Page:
Use of this substance as the gas charge in the detector causes the instrument to respond only to that portion of net difference in energy due to the presence of the measured component. In operation, the presence of the infrared-absorbing component of interest in the sample stream causes a difference in energy levels between the sample and reference sides of the system. This differential energy increment undergoes the following sequence of transformation: a. Radiant energy: In the sample cell, part of the original energy of the sample beam is absorbed by the component of interest.
In the reference cell, however, absorption of energy from the reference beam is negligible. Temperature: Inside the detector, each beam heats the gas in the corresponding chamber. However, since energy of the reference beam is greater, gas in the reference chamber is heated more. Pressure: Higher temperature of gas in the reference chamber raises the pressure of this compartment above that of the sample chamber.
Mechanical energy: Gas pressure in the reference chamber distends the diaphragm toward the sample chamber. The energy increment is thus expended in flexing the diaphragm. Capacitance: The diaphragm and the adjacent stationary metal button constitute a two-plate variable capacitor. Distention of the diaphragm away from the button decreases the capacitance. When the chopper blocks the beams, pressures in the two chambers equalize, and the diaphragm returns to the undistended condition. As the chopper alternately blocks and unblocks the beams, therefore, the diaphragm pulses, thus changing detector capacitance cyclically.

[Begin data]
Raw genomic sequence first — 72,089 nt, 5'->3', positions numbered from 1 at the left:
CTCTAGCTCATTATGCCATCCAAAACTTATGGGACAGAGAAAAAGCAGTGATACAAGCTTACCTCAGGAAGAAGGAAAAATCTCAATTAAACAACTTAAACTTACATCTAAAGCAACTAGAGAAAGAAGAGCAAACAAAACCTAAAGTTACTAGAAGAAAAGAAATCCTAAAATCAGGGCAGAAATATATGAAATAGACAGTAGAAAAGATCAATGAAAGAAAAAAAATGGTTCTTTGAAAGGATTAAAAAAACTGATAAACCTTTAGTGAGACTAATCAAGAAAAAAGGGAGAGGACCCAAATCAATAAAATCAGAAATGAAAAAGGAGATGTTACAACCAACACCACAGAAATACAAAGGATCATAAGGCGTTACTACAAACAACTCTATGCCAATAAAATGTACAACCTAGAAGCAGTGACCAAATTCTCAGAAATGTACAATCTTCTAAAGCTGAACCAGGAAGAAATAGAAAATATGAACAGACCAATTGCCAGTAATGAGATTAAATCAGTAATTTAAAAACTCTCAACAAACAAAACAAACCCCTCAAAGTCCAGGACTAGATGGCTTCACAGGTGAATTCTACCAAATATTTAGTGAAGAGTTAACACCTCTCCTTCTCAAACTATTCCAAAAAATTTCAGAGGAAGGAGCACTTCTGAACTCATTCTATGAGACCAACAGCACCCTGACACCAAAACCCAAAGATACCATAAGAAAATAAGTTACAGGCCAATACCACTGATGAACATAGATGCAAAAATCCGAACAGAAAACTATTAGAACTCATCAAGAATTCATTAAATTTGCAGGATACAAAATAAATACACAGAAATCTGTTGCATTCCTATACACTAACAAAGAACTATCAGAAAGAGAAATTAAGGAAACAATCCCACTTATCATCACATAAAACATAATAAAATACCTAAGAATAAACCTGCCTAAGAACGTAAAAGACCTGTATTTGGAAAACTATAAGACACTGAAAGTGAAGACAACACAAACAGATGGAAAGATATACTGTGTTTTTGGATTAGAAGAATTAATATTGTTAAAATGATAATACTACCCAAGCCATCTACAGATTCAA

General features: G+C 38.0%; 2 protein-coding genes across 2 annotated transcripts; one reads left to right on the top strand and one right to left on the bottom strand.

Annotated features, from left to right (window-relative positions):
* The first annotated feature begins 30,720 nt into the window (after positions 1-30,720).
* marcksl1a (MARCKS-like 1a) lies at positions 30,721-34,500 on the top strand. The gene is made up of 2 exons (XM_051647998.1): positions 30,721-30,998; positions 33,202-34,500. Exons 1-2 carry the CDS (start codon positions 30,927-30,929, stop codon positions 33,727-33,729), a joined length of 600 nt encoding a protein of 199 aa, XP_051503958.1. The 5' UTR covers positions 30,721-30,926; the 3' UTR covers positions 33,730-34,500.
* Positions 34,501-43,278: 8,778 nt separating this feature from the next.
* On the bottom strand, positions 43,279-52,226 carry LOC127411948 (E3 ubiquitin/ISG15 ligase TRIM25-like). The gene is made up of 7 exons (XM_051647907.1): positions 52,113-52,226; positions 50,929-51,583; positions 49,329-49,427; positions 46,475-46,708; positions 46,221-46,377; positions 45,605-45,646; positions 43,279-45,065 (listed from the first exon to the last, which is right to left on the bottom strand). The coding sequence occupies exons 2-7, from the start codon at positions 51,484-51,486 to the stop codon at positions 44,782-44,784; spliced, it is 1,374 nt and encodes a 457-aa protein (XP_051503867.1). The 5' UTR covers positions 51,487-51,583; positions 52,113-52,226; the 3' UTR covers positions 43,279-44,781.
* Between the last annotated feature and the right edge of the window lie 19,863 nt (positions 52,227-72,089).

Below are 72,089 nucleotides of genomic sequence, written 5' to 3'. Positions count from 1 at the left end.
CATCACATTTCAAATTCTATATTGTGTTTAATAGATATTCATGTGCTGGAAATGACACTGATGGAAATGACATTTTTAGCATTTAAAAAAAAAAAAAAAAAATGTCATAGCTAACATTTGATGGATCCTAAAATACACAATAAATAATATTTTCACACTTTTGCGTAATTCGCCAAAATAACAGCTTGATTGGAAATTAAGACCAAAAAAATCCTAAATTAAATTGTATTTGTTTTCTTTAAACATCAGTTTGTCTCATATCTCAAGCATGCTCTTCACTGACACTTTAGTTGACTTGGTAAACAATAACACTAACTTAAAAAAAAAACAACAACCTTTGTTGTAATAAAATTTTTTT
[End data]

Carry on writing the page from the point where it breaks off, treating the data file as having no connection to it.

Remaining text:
The detector is part of an amplitude modulation circuit that impresses the 10 Hz information signal on a 10 MHz carrier wave provided by a crystal-controlled radio-frequency oscillator. Additional electronic circuitry in the oscillator unit demodulates and filters the resultant signal, yielding a 10 Hz signal. This produces a specificity ratio of between 10, and 30, to 1 for sulfur compounds.
A photomultiplier tube detects the emission. For the usual ambient conditions, the use of a chromatographic column is not warranted since the sulfur in ambient air is usually in the form of SO2. Carbon atoms produce ions in a hydrogen flame. Thus, the air stream containing hydrocarbons is fed into a hydrogen flame. The ions produced are detected by an electrometer.
The hydrocarbon concentration is proportional to the current. It has been found that CH4 can be separated by gas chromatographic technique from other hydrocarbons. An employing flame ionization detection has been constructed. Carbon monoxide is detected in the device by catalytically converting the CO to CH4 over a nickel catalyst after it has been separated from the rest of the gases by the gas chromatographic technique. The optimum excitation takes place in the narrower range between and nm.
An ultraviolet light such as a quartz deuterium lamp is used to produce the source of radiation.